Arrow brings The Long Good Friday to an excellent (Region B locked) Blu-ray edition via a brand-new restoration sourced from the original camera negative and supervised by cinematographer Phil Meheux. The restoration comparison on the disc is pretty convincing stuff, but the result itself would be plenty striking all on its own, with natural skin tones, well-rounded (not overbearing) contrast, and just an overall density and depth that’s enormously pleasing to watch. This isn’t the sort of flashy cinematography that necessarily calls for Blu-ray for many, but it’s the sort that seems to pop all the more because of it. You’d never guess how much image there is in seemingly simple images.
The disc comes loaded with a commentary from director John Mackenzie, a comprehensive documentary on the making and releasing of the film (the most interesting tidbit: a distributor wanted to dub Hoskins, fearing his thick accent would be incomprehensible in America, and the production actually sued them and found a new avenue), along with interviews with producer Barry Hanson, Meheux, and writer Barrie Keeffe. There’s also a brief – interesting, but hardly essential – comparison between the UK and US soundtracks; some lines were redubbed by the actors for clarity, and changing some British slang to terms shared with Americans.
The limited edition version (still available from the Arrow store and Amazon.co.uk) also comes with Neil Jordan’s Hoskins-starring Mona Lisa, as well as Mackenzie’s rather odd farm safety film Apaches, which apparently has haunted children in the UK for decades. In it, children make innumerable mistakes around farm equipment, leading to a number of surprisingly-gruesome deaths. It is, to say the least, an odd use of some extra discs in a box set, and for that, I greatly commend Arrow. The image quality there isn’t exactly pristine, but also a whole lot better looking than you might expect. That disc also includes an introduction by Meheux, who shot Apaches, as well as more Long Good Friday material – a Q&A with Hoskins and Mackenzie and extended interviews with Hanson, Meheux, Keeffe, assistant director Simon Hinkly, and assistant art director Carlotta Barrow. As the talks on the main disc run quite short, I’m glad Arrow found room for them elsewhere. The Mona Lisa disc features a commentary with Hoskins and Jordan, and interviews with Jordan, writer David Leland, and producer Stephen Woolley (this reviewer did not receive this disc, and cannot comment on the image supplement quality). Mona Lisa is also available separately, but Apaches is exclusive to the set. The whole thing is wrapped up with a 100-page book chock full of writing.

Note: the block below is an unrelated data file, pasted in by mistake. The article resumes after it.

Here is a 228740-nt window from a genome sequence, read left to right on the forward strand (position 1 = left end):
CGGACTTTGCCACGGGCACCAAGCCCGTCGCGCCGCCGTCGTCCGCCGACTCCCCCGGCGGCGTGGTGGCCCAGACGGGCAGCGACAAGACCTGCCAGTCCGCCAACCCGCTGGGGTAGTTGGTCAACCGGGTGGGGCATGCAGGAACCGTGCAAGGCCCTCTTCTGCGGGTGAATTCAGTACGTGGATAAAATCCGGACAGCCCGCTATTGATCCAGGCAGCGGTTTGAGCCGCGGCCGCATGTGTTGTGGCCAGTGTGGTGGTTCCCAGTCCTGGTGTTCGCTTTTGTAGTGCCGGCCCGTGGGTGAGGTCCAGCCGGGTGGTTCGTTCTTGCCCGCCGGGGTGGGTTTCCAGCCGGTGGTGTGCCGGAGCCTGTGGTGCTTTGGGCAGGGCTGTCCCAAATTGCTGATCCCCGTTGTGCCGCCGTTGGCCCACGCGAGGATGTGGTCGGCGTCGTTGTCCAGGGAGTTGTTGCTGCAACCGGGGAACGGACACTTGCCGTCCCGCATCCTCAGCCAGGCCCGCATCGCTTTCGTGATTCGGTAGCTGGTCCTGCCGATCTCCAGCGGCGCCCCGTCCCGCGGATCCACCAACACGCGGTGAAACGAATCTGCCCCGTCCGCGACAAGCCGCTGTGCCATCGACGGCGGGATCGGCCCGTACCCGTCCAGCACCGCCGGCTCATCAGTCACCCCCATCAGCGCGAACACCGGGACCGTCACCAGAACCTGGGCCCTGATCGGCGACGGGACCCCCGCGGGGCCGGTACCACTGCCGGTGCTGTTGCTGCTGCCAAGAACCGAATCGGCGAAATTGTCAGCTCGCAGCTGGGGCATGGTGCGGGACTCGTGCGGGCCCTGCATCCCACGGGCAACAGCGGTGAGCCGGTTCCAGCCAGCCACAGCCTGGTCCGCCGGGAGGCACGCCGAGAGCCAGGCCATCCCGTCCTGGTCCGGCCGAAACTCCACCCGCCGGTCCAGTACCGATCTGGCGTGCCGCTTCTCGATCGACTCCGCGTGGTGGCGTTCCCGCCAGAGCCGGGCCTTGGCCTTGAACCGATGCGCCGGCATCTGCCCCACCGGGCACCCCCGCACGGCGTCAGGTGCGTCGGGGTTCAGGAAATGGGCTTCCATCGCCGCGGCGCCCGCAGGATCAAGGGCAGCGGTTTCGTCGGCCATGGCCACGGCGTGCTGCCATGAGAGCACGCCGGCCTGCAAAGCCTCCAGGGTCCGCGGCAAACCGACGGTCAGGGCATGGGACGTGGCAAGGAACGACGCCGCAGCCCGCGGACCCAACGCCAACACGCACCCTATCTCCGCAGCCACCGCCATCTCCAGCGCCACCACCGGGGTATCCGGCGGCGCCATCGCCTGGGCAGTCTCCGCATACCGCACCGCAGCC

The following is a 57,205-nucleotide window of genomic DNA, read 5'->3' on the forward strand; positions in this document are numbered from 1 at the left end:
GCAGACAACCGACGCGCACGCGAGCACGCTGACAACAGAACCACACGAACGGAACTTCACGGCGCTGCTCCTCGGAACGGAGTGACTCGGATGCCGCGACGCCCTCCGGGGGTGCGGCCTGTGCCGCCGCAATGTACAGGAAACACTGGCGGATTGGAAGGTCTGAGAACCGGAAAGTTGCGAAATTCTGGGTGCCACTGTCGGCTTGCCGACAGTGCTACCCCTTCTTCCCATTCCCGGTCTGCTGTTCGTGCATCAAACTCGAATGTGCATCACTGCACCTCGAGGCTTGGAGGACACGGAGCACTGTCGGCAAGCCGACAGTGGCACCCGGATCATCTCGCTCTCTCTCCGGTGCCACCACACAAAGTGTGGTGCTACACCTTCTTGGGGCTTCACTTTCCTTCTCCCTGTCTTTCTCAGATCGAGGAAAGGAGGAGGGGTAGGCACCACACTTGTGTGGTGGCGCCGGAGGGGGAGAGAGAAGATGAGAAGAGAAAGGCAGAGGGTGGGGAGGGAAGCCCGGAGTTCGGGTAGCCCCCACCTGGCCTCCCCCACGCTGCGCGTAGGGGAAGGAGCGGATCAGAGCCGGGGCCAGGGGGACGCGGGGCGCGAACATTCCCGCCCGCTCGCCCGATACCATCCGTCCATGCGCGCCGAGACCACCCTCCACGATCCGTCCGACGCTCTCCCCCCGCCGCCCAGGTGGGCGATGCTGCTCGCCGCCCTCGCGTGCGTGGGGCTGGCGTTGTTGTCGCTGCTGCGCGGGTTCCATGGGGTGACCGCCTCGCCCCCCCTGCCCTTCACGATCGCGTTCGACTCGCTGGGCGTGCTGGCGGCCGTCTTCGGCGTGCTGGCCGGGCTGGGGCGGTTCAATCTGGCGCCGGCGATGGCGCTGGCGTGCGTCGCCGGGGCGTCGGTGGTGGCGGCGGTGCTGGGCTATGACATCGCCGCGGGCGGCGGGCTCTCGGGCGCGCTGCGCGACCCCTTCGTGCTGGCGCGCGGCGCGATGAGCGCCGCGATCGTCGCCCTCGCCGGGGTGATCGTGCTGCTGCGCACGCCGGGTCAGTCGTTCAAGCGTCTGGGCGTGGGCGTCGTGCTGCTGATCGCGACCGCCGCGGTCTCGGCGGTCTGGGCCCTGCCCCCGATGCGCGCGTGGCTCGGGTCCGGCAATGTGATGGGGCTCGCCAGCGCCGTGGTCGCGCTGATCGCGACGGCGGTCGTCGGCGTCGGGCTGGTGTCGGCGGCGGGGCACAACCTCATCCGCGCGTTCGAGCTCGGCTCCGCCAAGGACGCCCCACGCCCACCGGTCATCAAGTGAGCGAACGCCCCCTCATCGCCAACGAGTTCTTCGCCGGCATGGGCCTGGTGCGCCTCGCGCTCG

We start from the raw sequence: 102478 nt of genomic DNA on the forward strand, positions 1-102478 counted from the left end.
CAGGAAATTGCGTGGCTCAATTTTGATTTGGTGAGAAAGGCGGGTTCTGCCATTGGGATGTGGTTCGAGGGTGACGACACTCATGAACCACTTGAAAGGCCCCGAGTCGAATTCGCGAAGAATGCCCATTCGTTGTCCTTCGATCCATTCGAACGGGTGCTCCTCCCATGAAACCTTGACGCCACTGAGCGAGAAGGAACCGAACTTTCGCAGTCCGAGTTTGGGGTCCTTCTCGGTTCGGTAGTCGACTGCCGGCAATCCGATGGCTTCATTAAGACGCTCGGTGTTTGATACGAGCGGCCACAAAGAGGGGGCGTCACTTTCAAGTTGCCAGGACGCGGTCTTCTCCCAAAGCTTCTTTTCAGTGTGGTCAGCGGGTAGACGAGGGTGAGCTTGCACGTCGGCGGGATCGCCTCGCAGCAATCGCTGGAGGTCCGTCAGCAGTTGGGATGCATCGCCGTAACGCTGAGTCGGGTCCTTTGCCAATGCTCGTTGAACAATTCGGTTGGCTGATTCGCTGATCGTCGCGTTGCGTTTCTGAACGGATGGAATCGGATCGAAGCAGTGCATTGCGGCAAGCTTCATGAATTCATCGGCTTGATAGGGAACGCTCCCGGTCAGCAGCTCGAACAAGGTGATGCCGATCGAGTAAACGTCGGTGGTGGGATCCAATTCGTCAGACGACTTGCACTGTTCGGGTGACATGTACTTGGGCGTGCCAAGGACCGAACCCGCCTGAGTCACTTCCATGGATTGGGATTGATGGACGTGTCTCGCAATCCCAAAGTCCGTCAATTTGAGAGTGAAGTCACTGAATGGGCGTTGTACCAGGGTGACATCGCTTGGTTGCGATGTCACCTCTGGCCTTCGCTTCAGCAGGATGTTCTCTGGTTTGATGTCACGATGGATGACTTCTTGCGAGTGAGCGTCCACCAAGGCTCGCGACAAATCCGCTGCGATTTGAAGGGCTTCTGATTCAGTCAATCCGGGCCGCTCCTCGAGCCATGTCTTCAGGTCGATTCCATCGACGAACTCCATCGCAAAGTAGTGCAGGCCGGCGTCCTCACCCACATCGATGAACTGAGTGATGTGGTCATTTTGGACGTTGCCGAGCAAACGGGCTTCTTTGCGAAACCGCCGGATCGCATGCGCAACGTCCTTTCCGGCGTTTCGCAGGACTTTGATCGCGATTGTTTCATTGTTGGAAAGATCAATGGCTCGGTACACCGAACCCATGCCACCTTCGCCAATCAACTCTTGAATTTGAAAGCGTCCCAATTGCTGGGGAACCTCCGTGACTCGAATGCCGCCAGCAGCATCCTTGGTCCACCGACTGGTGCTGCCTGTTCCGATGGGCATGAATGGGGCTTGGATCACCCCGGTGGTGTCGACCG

All in all, it’d be difficult to comprehend a more comprehensive package for The Long Good Friday, and while the box set does boast a higher price point, it provides such a fascinating look at the entirety of the film, with two bonus films providing greater context for the career of its director and star. Available from the Arrow store for less than the cost of buying The Long Good Friday and Mona Lisa separately, it’s quite a bargain, too.